And he has looks to match. Look.

Neither prohibitively beautiful like Ty Cashe my all-time favorite porn star

nor like this Commie

nor stop sign ugly.

To quote famed Canadian queer Buddy Cole, he and his band are the porridge Goldilocks chose.**

An apt analogy too. Think of where the straight and narrow got Goldilocks. Nowhere. No one seems to recall exactly what happened to Goldilocks at the end of the story. All most of us know is that she chooses, a perfect model for the era of indiscriminate downloading without consequence (we hope). And Coldplay is the apposite soundtrack to this tale told in an extended present.

The gift economy of Soulseek and mp3/entire album blogs hasn't allowed music to finally shake off its commodity status; quite to the contrary, it underlines that status. What matters here is less the actual act of listening than music's convenient position in the orgy of acquisition (no surprise that one P2P program is called Acquisition). Judgments of good and bad, feelings of rapture and disgust meet in an "eh" middle, forever delayed until we've acquired every sound ever recorded.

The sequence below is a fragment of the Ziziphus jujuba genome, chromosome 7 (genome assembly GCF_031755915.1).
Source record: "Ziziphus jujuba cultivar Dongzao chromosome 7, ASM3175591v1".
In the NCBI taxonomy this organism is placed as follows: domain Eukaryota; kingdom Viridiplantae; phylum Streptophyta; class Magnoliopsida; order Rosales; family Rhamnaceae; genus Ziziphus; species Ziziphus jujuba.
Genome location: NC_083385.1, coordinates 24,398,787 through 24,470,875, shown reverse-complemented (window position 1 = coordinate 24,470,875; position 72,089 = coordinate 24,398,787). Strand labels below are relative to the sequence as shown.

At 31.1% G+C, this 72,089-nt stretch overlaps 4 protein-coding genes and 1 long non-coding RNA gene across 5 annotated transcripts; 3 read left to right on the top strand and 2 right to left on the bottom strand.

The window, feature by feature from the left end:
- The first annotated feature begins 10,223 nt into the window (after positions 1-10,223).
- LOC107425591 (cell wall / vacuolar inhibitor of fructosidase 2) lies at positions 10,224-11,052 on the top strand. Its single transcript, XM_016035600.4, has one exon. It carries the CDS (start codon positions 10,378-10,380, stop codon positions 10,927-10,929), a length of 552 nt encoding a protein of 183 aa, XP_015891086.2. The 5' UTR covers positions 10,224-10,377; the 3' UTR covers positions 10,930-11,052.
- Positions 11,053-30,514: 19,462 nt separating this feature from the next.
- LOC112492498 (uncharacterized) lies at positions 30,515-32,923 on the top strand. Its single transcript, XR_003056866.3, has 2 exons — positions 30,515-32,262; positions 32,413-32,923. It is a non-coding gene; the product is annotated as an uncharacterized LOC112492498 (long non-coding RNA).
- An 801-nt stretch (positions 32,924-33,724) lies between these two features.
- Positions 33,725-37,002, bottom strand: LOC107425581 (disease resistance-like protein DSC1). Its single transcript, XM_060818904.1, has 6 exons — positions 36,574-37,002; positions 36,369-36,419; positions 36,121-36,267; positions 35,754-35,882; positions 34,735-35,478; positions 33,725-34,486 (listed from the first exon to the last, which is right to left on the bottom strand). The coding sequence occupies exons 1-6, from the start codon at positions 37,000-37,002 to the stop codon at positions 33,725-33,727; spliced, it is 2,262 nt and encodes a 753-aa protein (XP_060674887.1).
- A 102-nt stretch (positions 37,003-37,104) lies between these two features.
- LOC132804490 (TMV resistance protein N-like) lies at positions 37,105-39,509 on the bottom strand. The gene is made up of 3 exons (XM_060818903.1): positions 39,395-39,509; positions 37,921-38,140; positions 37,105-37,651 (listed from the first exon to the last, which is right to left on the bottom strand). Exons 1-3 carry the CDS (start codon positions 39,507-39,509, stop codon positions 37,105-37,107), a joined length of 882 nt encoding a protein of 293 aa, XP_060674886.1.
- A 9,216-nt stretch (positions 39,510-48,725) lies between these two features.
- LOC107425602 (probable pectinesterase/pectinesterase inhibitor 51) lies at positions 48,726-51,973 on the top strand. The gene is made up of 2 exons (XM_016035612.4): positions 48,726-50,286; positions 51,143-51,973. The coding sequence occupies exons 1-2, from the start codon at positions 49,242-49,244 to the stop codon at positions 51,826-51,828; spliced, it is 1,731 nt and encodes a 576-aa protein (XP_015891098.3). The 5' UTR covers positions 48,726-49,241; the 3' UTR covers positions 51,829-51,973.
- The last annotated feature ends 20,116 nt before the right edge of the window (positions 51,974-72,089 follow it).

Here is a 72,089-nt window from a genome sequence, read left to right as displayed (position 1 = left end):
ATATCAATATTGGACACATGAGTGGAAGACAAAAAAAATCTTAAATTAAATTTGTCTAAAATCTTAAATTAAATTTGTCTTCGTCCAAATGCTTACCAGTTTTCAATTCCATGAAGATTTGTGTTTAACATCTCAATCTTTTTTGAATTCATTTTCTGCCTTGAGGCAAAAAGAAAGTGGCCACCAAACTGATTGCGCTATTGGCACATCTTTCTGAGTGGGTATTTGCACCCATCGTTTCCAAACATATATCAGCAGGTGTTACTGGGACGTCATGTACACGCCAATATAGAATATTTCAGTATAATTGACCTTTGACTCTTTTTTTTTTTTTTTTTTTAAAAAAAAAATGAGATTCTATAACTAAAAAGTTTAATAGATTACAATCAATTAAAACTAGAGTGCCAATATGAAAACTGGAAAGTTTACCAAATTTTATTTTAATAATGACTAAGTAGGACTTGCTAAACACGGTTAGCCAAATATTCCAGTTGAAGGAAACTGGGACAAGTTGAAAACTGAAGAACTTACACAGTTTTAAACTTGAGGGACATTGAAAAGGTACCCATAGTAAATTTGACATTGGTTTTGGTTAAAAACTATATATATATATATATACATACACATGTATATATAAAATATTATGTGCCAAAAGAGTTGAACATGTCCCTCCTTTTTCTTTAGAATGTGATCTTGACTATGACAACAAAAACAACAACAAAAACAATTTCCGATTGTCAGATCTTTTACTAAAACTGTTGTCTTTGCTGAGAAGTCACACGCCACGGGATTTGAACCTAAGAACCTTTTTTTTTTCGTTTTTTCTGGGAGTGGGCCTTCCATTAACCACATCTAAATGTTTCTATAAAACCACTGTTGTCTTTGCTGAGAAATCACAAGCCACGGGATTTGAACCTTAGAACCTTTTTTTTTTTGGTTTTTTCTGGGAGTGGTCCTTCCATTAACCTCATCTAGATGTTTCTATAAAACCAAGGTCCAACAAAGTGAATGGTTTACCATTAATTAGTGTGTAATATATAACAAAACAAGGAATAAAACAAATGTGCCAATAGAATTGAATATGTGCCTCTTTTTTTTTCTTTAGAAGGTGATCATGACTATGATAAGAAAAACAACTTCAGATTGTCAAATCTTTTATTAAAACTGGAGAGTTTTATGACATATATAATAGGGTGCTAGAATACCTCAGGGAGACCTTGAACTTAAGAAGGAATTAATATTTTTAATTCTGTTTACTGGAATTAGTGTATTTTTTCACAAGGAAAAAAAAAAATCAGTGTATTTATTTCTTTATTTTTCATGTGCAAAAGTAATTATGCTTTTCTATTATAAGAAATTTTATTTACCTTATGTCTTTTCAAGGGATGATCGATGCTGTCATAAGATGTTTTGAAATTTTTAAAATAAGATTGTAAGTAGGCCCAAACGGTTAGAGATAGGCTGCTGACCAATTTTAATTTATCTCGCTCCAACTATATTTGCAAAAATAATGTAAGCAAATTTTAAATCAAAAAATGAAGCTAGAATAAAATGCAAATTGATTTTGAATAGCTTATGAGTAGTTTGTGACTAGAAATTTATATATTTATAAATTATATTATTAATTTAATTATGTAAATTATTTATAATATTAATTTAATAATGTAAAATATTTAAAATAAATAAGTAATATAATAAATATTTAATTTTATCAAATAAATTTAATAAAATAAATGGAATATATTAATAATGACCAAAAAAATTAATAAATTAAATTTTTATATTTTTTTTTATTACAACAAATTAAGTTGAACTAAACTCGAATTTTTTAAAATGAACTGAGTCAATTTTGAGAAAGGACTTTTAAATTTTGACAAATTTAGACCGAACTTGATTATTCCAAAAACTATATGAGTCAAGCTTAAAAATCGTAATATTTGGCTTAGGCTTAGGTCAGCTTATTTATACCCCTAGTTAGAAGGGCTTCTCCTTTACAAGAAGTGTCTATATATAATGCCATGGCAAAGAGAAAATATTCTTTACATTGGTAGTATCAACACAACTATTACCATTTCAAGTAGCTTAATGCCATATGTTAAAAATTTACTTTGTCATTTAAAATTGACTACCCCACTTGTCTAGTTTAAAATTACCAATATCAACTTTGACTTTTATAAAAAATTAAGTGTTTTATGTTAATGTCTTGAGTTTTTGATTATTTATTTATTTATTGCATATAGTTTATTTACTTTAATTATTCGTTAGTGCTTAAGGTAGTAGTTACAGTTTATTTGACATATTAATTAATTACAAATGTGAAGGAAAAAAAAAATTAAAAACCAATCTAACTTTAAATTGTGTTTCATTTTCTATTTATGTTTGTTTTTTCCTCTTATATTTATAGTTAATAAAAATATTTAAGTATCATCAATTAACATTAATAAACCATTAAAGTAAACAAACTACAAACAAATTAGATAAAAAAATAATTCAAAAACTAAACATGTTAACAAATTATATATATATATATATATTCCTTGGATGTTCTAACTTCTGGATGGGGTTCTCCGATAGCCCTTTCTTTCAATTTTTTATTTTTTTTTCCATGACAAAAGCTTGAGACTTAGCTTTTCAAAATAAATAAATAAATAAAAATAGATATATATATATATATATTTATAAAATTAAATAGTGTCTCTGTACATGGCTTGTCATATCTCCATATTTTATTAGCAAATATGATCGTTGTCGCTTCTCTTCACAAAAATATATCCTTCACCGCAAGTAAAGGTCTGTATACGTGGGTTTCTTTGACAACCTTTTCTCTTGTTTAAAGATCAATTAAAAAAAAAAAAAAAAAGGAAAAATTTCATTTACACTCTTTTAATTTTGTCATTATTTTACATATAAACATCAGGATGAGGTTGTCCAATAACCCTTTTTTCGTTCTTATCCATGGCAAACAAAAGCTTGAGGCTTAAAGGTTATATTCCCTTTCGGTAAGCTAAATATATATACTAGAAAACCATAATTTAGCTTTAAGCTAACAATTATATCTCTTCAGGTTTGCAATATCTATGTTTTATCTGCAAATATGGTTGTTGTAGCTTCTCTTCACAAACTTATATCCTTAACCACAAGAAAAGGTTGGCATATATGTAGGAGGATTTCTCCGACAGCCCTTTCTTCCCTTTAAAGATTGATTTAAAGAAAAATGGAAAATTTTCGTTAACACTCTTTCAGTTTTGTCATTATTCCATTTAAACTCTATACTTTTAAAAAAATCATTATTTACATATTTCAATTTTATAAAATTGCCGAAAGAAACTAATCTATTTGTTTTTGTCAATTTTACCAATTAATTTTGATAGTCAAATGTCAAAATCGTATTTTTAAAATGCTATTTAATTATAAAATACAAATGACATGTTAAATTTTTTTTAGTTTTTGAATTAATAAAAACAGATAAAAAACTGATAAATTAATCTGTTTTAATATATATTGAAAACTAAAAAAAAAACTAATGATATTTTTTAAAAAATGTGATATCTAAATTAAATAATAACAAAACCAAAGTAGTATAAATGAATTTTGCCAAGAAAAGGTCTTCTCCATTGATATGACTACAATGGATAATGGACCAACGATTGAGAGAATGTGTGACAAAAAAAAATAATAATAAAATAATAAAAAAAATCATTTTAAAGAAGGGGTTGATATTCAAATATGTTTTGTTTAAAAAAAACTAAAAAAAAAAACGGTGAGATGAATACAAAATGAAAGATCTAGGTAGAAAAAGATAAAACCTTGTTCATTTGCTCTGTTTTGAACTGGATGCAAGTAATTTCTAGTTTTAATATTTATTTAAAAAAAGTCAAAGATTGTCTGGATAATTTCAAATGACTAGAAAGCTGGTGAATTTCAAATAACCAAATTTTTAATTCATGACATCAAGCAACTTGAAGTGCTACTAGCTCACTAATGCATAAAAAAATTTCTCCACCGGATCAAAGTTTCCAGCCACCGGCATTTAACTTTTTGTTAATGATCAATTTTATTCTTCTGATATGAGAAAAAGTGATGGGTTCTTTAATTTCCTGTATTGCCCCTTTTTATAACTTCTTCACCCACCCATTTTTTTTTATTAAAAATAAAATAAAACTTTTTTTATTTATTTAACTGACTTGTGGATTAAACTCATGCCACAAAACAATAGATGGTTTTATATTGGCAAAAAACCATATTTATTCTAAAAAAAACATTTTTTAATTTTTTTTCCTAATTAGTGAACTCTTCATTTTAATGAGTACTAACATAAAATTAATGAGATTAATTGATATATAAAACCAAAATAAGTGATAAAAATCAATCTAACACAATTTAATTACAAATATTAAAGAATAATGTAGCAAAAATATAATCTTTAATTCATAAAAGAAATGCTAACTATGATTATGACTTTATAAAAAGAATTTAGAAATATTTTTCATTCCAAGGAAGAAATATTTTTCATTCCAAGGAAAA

In the eternal meantime, we have Coldplay, the sound of unbridled access rendering music listening inconsequential, the paradoxical sound of all that music we download but never hear. Listen hard and you just cannot hear them. There is no exhausting mastery, no rank offenses. They are just...there, a representation of the totality of music just there for the downloading. They are the worst band in the world because they epitomize the lack of imaginative resources necessary to escape that totality.***

Ok all that's quite lovely if a mite overstated. Many of us do still listen to music even if while downloading it. So in an "imperfect" world of Rapidshare uploads expiring and music actually turning your stomach, what is the worst band in the world? My vote is Chicago.

But already the question needs qualification. Where it would be impossible to hate Coldplay, it would be pointless to hate, oh, Deeds of Flesh. Pointless for 99.99% of the world, that is. I'm sure making a distinction between Deeds of Flesh and some other death metal band would signify in some communities. But those are extremely small communities. What good (or bad) would it do to stand in the middle of the street and shout "I have heard Deeds of Flesh's Inbreeding the Anthropophagi and it is indeed an atrocious album"?**** They're so information poor that I'm not going to be able to enter into any meaningful discourse with the pronouncement above. In short, they're not worth hating.*****

Chicago are worth hating if only because everyone with whom I've ever shared my Chicago hatred has had an immediate reaction. Some other reasons:

1. They've made an obscene amount of money, money that could have been given to the New York Dolls.